Websites and I have something of a hit-or-miss affair: I’ll often create something to trial new ideas and ways of working while in the background I think, “Yeah, I’ll start writing articles too.” Well, here goes the latest inspiration and a third-time-lucky opportunity for some new content!
New websites for me are often an opportunity to try out new ideas, and this new site is no different. What at first was a custom-written blob of PHP and HTML morphed into something based on WordPress as I tried to understand its inner-workings due to my writing some themes for people at that time. So, what am I using here?
I’m using Hugo as an engine to create a static website from Markdown pages and Go Templates. A combination of Yarn, Gulp, PostCSS, and some linting tools, to help manage the development of some of the assets process too.
Using Jenkins to glue it all together with the new Blue Ocean interface, Declarative Pipelines, and the Multibranch Plugin, this is all put through a Continuous Delivery pipeline.
For Amazon Web Services, which is hosting the site, I’m using Terraform as a means to build and configure the infrastructure; this includes permissions, logging, and lifecycle management. With that is an S3 bucket into which I upload the assets, and then finally CloudFront as the CDN service through which the site is served and cached. ACM rounds it off by managing the SSL for in-transit encryption of the data.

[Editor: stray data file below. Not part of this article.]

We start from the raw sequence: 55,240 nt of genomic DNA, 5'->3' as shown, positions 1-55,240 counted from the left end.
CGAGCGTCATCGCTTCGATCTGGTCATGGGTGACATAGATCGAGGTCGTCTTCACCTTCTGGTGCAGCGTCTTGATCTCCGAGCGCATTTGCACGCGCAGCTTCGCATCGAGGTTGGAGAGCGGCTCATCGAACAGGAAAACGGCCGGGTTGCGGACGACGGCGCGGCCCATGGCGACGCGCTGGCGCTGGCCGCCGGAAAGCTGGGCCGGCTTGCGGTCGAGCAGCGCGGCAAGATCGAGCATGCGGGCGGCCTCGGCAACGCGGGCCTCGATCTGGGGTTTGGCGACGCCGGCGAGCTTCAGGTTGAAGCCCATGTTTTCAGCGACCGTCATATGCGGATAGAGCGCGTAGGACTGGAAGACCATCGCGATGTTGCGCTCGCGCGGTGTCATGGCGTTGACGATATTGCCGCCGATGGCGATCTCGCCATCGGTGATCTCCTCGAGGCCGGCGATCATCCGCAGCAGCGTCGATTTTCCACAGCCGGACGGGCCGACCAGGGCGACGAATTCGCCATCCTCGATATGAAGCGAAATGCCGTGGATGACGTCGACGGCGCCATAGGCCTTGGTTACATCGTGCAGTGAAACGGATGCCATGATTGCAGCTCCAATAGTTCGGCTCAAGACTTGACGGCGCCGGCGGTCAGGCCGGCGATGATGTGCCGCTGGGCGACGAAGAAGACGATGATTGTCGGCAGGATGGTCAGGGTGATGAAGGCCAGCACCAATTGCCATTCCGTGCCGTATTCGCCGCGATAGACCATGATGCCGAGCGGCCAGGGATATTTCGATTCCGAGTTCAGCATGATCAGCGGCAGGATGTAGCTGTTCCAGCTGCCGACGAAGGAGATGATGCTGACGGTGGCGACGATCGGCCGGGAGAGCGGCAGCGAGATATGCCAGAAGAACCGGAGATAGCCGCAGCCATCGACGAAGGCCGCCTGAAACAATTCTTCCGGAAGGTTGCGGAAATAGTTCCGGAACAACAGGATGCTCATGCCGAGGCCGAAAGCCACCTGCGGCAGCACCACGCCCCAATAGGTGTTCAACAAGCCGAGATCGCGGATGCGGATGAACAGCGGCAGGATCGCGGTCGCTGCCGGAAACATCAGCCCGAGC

For any commit to the repository, Jenkins will initialize the environment, test the code and configuration, build the website, create a Development environment, including uploading the site for testing, then, should all of that pass, update the Production environment to give you what you see here.
Altogether, this will probably cost me less than $2 (USD) per month to run. Plus, with the help of Terraform and Jenkins it only takes a few minutes to built, test, and validate any new changes and content upon committing it the upstream repository before deploying into Production while I maintain a level of auditing and history that my previous websites could not offer.
This initial version of the site is only an MVP right now - there are still many little things I would like to change and improve upon - but it’s time to release and improve incrementally; realize the value of the work completed now, not before it’s “perfect.”
Over the next few weeks, I’ll start posting content on here on how I did this so that you can follow along.